At the Edge of the World
Time Out says
Activism turns existential in this tale of a showdown between eco-warriors and fishermen in the Antarctic—and the agonizing, monthlong waiting game that precedes it. As the doc sets sail alongside a young crew of fiery antiwhaling warriors, you expect a fast and furious travelogue. But after weeks of empty ocean, it’s clear that ennui is the real enemy here.
The activists—whose mission is known as the Sea Shepherd Antarctica Campaign—employ two boats in the Ross Sea to engage Japanese hunters, though it’s no small task to locate anything in this vast expanse. Things get stickier once the crew makes contact with their enemies four weeks later, and the Shepherd launches butyric acid bombs and drops propeller-destroying ropes. Then, to the dismay of leader Paul Watson, Greenpeace refuses assistance: When several men end up overboard, Watson must ask the whalers for help. Obliteration isn’t the real goal here so much as minor victories against the steepest of odds.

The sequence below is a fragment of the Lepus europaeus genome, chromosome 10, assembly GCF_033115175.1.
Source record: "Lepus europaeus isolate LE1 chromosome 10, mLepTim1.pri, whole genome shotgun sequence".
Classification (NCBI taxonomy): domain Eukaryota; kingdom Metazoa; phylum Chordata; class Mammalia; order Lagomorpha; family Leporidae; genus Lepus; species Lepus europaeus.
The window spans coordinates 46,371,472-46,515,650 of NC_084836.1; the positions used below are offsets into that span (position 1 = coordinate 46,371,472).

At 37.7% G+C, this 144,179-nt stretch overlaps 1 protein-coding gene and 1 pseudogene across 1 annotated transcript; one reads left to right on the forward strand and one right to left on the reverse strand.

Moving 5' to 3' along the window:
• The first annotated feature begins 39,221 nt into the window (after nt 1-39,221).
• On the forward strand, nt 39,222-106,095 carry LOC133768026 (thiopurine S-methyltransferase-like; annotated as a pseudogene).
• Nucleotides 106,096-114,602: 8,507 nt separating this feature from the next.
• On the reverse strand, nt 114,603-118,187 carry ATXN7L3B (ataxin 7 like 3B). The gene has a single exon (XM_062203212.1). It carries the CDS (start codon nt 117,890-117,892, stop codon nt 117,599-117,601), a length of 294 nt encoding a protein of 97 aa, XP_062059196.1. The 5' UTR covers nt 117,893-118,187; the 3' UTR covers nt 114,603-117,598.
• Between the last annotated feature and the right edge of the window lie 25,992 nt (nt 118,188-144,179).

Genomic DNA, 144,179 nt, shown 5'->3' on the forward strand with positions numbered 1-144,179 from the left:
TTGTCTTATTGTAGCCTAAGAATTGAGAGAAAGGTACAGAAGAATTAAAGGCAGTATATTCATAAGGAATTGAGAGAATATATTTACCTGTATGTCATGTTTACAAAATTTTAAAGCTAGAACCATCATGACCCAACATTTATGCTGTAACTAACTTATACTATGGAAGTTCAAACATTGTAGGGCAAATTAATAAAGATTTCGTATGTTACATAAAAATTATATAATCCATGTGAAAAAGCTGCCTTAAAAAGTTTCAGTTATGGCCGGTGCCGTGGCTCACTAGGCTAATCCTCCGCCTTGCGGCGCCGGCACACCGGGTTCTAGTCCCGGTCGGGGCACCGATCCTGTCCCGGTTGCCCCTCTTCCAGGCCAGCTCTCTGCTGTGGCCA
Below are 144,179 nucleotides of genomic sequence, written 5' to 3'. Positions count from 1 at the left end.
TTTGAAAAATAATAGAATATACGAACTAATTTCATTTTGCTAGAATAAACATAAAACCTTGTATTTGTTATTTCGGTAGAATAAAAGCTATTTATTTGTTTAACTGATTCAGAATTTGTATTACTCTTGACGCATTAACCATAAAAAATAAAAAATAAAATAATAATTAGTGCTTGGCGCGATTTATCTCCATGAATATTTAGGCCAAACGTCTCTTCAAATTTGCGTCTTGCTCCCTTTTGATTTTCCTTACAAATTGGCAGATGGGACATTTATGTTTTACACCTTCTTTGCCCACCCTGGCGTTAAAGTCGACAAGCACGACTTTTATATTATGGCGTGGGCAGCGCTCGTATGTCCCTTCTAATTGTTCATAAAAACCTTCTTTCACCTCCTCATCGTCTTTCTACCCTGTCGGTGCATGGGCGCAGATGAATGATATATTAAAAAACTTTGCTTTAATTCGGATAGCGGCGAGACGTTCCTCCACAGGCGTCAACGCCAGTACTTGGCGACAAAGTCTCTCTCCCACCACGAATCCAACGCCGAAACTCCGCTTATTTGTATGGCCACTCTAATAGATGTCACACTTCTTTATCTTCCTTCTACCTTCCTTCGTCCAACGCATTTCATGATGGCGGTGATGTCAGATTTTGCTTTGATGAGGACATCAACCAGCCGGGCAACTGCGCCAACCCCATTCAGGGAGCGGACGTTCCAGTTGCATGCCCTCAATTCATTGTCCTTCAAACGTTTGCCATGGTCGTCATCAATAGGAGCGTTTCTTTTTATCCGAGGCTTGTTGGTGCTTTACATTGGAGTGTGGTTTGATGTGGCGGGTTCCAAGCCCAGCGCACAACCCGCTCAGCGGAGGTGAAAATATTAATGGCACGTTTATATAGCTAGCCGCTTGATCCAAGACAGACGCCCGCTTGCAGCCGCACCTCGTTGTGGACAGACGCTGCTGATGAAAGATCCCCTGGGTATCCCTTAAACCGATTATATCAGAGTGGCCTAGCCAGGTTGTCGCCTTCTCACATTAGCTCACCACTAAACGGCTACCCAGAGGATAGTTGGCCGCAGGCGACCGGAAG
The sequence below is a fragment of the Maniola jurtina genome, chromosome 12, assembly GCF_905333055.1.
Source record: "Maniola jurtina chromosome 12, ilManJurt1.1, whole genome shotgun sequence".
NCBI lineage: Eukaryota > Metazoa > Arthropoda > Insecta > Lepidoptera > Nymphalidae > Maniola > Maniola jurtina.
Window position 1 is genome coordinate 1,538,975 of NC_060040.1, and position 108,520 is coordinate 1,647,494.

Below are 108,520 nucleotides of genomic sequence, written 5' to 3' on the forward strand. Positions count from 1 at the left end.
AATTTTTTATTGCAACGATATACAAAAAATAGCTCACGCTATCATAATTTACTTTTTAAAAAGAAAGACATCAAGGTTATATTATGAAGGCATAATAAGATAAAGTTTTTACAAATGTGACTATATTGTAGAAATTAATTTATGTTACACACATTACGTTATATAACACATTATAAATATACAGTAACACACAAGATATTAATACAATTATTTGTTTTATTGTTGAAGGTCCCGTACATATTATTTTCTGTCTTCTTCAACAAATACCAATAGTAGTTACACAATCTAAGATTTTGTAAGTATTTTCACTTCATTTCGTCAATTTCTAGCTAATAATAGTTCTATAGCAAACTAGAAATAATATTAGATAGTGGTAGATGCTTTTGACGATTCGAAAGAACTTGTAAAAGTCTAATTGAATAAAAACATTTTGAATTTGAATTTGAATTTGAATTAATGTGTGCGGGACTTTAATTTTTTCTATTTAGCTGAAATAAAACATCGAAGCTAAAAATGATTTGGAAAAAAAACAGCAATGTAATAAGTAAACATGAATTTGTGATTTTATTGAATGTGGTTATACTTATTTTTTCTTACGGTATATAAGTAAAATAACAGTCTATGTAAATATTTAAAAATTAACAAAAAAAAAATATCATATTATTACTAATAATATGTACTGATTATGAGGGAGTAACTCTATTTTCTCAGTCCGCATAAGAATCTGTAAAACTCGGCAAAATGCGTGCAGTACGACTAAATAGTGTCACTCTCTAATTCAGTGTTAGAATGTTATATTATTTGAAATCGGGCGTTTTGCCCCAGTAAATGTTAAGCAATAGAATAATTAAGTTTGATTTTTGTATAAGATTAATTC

By the time the two ships collide and we get a glimmer of action, it’s less a climax than just another chapter in the never-ending opus. These ragtag rebels exude an infectious determination, and while director Dan Stone fails in the adrenaline department, he succeeds in bringing home a memorable portrait of resilience.